One’s annual income and socioeconomic status is an unsettling predictor of health in the United States. More advantaged individuals are commonly in better health, but why? Health should not be a luxury but rather a human right – rich, poor, black, white, young, old. At the end of the day we are all people. So why is it that in the US wealth = health?

First off all, your environment is a critical determinant of health as it determines what you are exposed to on a daily basis. When deciding what neighborhood to live in (if you are lucky enough to have that choice) you are ultimately deciding what physical, chemical, and social agents you are exposing yourself too on a daily basis. People living at or below the poverty line rely on subsidized government housing, which provides a toxic environment to health. (more…)

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By Emily Klotz

“The answer of course is…drumroll…no.”1 In response to the question of whether we should adapt to climate change, Andrew Revkin, writer of the “Dot Earth” blog in The New York Times, gives the preceding answer. I understood his sarcastic response to imply two things: one, that rather than adapting to climate change we should be trying to mitigate and prevent climate change, and two, the issue of adapting lifestyles in response to climate change is not an imminent issue. He is absolutely right (mitigation and prevention should trump adaptation), but here is where the problem lies: who is “we”? I initially thought “we” referred to humans in general. However, in this video about adapting to climate change, Mr. Revkin, climate scientist Alex Hall, and environmental historian Jon Christensen fail to include all of humanity in their “we,” and focus primarily on the people living in developed countries, such as the United States. What about the majority of the world’s population that lives in developing nations? (more…)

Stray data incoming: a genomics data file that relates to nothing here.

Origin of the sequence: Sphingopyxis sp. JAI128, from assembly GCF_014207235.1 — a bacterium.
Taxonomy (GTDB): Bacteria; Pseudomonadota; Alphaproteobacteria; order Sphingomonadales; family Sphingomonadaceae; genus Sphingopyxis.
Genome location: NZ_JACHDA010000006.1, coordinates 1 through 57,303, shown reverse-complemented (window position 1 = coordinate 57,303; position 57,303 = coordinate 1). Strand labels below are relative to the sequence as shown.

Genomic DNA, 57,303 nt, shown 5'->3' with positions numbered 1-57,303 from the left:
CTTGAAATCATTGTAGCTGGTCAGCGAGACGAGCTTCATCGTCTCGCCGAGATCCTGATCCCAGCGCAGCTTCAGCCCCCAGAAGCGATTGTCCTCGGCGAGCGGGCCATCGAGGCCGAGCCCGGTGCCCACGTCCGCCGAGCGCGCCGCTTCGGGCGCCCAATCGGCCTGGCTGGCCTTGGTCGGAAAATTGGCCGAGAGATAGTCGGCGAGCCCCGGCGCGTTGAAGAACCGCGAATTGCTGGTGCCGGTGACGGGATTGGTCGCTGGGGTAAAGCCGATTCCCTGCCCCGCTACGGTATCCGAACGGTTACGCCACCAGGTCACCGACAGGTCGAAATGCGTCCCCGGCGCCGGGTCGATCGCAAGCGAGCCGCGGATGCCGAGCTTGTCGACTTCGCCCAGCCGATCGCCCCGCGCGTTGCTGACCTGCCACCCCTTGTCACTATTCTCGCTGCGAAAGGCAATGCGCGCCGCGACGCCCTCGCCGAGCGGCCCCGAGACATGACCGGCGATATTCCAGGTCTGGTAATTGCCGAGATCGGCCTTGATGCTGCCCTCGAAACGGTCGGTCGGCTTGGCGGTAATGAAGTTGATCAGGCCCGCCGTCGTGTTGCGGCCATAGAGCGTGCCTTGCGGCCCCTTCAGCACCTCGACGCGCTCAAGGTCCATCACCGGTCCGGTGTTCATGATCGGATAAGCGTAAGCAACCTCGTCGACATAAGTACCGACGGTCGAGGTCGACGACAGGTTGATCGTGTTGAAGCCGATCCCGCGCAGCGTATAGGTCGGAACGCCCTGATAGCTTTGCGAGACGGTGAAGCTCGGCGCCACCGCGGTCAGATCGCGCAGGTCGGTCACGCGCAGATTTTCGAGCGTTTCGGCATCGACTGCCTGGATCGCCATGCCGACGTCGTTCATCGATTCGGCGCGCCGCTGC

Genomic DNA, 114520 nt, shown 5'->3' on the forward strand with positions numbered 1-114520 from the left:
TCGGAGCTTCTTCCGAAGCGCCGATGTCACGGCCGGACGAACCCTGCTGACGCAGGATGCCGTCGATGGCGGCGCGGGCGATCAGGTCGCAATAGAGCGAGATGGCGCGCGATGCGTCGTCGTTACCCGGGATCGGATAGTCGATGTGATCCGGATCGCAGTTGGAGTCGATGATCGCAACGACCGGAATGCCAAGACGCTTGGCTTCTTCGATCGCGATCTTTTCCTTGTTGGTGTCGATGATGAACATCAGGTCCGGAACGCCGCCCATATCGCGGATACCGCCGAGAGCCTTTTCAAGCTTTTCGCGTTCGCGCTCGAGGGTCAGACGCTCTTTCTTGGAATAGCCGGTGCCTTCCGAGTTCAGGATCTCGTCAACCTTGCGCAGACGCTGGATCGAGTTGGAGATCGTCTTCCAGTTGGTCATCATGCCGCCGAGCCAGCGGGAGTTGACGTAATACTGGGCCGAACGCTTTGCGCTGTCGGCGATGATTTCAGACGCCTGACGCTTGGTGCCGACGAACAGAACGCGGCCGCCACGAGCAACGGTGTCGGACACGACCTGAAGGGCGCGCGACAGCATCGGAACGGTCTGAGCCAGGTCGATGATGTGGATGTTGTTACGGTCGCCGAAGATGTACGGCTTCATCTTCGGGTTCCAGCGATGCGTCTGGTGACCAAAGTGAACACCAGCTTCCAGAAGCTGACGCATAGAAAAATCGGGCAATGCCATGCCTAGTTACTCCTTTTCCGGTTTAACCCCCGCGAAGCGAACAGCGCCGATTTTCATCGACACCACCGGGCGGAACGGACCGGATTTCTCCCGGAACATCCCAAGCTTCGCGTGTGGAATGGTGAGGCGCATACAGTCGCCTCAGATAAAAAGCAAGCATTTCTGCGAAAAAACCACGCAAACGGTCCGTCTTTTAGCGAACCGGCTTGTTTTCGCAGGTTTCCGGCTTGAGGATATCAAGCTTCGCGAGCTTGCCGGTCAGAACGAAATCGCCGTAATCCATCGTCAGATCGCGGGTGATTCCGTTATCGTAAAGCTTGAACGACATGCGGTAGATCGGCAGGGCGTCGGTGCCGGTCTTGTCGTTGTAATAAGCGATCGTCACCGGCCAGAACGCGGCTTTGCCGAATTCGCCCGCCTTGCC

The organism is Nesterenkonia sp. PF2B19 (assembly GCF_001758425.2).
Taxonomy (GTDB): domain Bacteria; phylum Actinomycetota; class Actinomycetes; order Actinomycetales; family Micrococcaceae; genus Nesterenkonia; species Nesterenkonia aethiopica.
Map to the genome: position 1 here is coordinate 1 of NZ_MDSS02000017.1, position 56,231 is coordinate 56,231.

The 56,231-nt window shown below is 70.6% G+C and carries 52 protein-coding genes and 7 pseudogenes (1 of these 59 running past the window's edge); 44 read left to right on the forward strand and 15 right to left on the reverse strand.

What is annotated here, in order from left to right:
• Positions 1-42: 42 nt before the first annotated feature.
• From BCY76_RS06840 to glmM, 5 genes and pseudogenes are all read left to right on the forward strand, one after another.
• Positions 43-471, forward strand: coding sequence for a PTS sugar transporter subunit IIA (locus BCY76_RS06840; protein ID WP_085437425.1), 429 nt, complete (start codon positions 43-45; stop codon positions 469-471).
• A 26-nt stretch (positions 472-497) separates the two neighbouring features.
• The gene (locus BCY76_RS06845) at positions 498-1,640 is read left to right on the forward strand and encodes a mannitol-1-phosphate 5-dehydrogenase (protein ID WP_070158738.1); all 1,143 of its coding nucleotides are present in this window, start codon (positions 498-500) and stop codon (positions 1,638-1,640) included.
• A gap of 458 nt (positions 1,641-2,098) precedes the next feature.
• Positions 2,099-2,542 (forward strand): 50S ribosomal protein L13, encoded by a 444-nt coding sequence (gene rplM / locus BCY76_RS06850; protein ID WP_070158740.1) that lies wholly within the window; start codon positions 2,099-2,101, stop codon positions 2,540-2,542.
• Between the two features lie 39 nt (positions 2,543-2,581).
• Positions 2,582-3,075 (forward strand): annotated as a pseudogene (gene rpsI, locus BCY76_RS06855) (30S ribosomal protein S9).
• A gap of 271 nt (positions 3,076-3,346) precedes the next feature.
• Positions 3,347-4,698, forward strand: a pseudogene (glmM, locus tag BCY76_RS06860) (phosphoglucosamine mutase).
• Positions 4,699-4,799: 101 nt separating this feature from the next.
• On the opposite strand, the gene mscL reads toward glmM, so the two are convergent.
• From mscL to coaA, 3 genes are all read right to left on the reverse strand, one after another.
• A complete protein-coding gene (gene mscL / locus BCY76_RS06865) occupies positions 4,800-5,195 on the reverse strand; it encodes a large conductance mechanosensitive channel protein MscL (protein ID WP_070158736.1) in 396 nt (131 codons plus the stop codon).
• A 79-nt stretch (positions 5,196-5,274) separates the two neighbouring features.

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By Grace E. von Maluski

While exploring the front page of the World Health Organization website, I noticed an unavoidable theme among recently reported health controversies. The fundamental theme that I wanted to investigate further involved the nature and process of instituting a public health policy. In order for a policy to be successfully executed, it must be supported through a series of governing institutions. Public health policies must balance any demands that exist between these governing institutions involved in the political and cultural decisions of a country. When implementing public health policies, the ever-present problem that exists in the inter sectional cycle of policy-making is that many institutions refuse to accept and support the policy based on ideological differences, and ultimately provide staunch resistance against that policy.